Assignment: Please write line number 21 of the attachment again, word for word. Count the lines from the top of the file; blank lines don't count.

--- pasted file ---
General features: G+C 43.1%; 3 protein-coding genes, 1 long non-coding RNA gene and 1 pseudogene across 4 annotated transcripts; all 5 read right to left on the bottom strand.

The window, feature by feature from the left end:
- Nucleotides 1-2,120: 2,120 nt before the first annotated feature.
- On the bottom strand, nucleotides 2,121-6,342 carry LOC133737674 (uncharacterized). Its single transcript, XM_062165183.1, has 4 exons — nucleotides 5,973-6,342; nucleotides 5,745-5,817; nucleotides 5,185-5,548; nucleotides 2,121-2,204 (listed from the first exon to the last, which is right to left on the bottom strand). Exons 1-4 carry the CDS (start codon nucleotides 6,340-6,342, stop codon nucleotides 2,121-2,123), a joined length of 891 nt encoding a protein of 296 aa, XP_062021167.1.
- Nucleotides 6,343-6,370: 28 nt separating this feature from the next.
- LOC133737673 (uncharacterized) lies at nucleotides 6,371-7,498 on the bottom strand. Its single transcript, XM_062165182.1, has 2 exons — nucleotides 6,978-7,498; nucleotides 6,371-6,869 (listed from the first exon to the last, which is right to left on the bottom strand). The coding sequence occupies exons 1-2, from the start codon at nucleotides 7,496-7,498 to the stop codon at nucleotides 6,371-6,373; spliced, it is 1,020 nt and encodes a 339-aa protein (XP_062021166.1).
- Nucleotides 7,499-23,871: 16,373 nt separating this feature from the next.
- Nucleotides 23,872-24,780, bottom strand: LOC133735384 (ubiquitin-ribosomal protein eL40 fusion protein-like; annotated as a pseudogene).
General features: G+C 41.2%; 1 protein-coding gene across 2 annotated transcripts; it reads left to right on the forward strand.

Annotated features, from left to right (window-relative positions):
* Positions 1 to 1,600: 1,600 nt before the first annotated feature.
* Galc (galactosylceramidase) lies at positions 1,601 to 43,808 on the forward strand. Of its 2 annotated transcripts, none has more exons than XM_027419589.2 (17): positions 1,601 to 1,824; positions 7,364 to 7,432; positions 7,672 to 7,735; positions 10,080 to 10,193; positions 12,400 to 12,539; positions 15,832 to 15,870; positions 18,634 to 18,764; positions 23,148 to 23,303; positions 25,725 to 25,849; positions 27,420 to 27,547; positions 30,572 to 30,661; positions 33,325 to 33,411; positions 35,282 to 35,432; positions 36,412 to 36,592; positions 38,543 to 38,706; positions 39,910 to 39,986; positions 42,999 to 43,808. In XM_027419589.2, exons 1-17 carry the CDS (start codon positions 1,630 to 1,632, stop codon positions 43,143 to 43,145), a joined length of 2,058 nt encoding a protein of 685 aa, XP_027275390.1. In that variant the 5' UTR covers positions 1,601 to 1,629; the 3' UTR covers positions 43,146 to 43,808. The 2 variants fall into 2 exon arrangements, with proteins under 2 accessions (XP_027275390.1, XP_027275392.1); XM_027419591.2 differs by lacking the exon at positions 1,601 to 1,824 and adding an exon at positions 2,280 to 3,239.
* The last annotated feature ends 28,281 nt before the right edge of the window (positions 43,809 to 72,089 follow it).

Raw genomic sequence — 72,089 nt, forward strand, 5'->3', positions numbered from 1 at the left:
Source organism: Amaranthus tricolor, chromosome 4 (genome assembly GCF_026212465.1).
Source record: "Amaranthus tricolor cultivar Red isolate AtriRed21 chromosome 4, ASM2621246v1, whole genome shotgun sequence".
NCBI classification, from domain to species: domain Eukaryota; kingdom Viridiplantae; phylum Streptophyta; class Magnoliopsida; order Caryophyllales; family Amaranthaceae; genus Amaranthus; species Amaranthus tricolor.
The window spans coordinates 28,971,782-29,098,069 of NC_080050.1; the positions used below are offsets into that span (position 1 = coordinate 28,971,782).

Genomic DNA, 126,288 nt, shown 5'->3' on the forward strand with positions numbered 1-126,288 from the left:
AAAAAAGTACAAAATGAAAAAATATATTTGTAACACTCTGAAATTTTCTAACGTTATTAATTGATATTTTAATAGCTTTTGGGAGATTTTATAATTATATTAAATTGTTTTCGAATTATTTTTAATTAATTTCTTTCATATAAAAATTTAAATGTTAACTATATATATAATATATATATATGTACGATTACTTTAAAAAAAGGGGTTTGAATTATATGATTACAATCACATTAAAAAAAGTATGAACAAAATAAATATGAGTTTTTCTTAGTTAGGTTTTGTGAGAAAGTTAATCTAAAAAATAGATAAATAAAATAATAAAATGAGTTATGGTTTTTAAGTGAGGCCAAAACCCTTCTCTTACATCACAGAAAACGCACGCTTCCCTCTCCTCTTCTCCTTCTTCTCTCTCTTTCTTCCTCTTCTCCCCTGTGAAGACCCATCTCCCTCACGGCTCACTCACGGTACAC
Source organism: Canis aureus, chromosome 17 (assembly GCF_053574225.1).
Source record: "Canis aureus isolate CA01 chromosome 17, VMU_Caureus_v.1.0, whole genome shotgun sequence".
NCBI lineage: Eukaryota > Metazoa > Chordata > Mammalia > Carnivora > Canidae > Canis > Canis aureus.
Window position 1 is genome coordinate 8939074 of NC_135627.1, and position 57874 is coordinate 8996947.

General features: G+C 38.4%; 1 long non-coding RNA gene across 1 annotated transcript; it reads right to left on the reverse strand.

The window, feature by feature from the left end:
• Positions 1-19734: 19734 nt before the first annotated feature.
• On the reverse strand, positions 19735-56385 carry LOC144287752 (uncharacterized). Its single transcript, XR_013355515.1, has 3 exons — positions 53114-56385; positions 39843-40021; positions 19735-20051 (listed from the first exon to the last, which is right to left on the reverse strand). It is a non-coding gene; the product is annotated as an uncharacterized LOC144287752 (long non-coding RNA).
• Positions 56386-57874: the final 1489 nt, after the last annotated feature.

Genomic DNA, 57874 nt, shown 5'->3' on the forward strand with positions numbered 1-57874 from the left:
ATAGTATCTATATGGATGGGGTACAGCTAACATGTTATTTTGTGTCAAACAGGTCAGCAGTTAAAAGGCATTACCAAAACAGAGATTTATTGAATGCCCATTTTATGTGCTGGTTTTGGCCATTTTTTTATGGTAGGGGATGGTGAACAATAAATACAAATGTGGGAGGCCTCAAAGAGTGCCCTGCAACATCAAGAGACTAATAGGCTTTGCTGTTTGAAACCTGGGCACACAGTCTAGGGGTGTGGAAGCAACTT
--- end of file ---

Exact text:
Source organism: Canis aureus, chromosome 17 (assembly GCF_053574225.1).